Amputee Dayton Webber, 11, excels at wrestling -- and a whole lot more

By Ruben Castaneda
Washington Post Staff Writer
Sunday, January 24, 2010; C01

Here's the scouting report on 11-year-old Dayton Webber: No arms. No legs. Huge heart.

Whether he's wrestling, playing football, go-karting or ice skating, Dayton doesn't just participate -- he competes.

"I just like to do sports," Dayton said. "I feel like I can play sports and kind of show people what I can do -- that I can do sports just as good as them. I feel like I can do anything if I just put my mind to it."

For four years, Dayton, whose limbs were amputated when he was 11 months old because of a life-threatening bacterial infection, has wrestled competitively in the Maryland and Virginia suburbs. Dayton, who lives in the Charlotte Hall section of Charles County with his parents and his brothers Tyler, 17, and Justin, 5, started out with a club in Calvert County. Now he competes for Rampage Wrestling in Waldorf.

By now, Dayton is well known on the local wrestling circuit. When he started out, his very presence moved some parents of wrestlers on other teams to tears.

"It's a moving thing, seeing him out there, trying his heart out," William "Lou" Hennessy said.

Hennessy, a district court judge in Charles, first saw Dayton at a competition two years ago. He rounded up his three sons, who were wrestling for another team, and a teenager who also wrestled and was living with his family and had them watch Dayton. "Some kids don't know how good they have it," Hennessy said.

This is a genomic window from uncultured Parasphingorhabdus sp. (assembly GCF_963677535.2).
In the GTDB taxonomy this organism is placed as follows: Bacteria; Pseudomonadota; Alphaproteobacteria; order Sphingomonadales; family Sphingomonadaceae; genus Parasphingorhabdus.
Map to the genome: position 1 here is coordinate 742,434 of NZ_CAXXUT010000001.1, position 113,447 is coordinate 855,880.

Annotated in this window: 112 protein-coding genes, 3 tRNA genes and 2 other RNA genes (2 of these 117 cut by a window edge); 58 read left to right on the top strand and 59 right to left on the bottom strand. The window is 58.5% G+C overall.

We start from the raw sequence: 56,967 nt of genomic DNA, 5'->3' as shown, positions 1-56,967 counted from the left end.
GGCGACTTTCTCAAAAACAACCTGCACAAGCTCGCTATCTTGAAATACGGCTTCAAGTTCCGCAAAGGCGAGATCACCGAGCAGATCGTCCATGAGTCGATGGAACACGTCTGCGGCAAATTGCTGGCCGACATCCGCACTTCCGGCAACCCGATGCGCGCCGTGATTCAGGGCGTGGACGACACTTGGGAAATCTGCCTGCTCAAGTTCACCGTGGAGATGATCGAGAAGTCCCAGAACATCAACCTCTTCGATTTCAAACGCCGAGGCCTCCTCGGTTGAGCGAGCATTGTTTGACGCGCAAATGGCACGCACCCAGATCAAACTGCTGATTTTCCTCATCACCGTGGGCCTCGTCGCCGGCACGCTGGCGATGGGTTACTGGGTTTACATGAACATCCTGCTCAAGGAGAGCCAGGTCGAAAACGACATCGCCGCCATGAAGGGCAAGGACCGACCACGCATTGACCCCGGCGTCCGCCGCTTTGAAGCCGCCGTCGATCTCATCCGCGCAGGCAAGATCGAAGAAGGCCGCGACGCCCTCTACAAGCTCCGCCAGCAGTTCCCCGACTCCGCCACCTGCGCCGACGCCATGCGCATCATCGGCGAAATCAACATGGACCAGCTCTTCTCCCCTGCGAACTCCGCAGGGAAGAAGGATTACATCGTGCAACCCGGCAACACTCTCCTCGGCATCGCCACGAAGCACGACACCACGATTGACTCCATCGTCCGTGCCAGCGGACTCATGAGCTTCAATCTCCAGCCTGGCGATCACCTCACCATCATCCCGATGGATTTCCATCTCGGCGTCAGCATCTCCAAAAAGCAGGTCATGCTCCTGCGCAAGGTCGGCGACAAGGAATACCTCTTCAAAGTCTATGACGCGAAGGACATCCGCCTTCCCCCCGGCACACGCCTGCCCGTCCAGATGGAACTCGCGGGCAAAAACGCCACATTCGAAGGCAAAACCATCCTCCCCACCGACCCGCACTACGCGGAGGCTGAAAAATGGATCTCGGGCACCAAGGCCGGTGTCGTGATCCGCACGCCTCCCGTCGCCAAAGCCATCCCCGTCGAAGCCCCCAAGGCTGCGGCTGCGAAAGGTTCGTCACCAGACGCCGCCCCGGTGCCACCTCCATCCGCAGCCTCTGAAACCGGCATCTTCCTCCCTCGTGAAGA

Dayton doesn't quite get all the fuss. Sports run through his family, so competition is in his blood. He would have it no other way.

A lot of kids are curious when he meets them, said Dayton, an articulate sixth-grader. They ask how he lost his hands and feet and parts of his arms and legs. He answers. It's no big deal.

Every now and then, he said, a kid will express doubt that Dayton can play or compete. And then that drives him.

"Anything they say I can't do, I try to show them I can do it," Dayton said.

He showed his drive at a recent match in Waldorf, where no one batted an eye during his bout. The referee blew his whistle, and Dayton and Mac Scott began grappling for position.

Mac, 9, maneuvered himself onto Dayton's back, pressing until Dayton's face nearly touched the mat. Dayton rose and flipped his opponent to the mat. After three one-minute periods, the whistle blew again. Mac won on points, 4 to 1.

Mac offered his hand for the postmatch handshake. Dayton reached out and touched it with his padded stump.

Mac's mother, Geanie Scott, said it was hard to watch the match because she wanted to root for both boys. "We all have challenges, but he has more," Scott said.

Good luck convincing Dayton of that.

'He's just a boy'

Dayton not only skateboards but also does tricks -- the equivalent of handstands on his arm stumps. He races go-karts, with the help of Velcro-outfitted gloves that help him control the steering wheel with the insides of his biceps. He plays video games, such as "Madden NFL 10," balancing the controls on his lap and pecking at the buttons.

He ice-skates. "We just stick his legs in the skates and tie them real tight," said his mother, Natalie Webber, 37.

Dayton is also the family's most skilled user of chopsticks, she said.

His parents said they never pushed him to play or compete, nor did they discourage his athletic aspirations. (Dayton, though, contends that he had to nag his parents to let him play football.)

"He's just a boy," Natalie said. "In our family, that's what kids do. All the members of our family are athletically oriented. Anything a kid would want to do, he does."